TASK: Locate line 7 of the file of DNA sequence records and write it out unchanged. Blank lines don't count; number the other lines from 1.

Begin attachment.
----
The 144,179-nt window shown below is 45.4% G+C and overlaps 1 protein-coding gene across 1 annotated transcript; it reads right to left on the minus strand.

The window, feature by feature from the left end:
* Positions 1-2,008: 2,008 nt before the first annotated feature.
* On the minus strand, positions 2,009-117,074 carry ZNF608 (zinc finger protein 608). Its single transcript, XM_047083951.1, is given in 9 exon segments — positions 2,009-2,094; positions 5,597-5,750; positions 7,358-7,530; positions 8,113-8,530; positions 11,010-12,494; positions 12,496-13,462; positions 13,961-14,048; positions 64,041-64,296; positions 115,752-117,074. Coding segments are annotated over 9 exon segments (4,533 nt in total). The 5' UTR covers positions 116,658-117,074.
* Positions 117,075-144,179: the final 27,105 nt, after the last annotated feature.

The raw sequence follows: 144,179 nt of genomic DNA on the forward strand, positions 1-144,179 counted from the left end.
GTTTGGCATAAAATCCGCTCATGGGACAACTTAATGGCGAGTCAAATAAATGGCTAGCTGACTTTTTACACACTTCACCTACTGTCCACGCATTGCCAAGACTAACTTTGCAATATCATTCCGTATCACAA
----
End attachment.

GTTTGGCATAAAATCCGCTCATGGGACAACTTAATGGCGAGTCAAATAAATGGCTAGCTGACTTTTTACACACTTCACCTACTGTCCACGCATTGCCAAGACTAACTTTGCAATATCATTCCGTATCACAA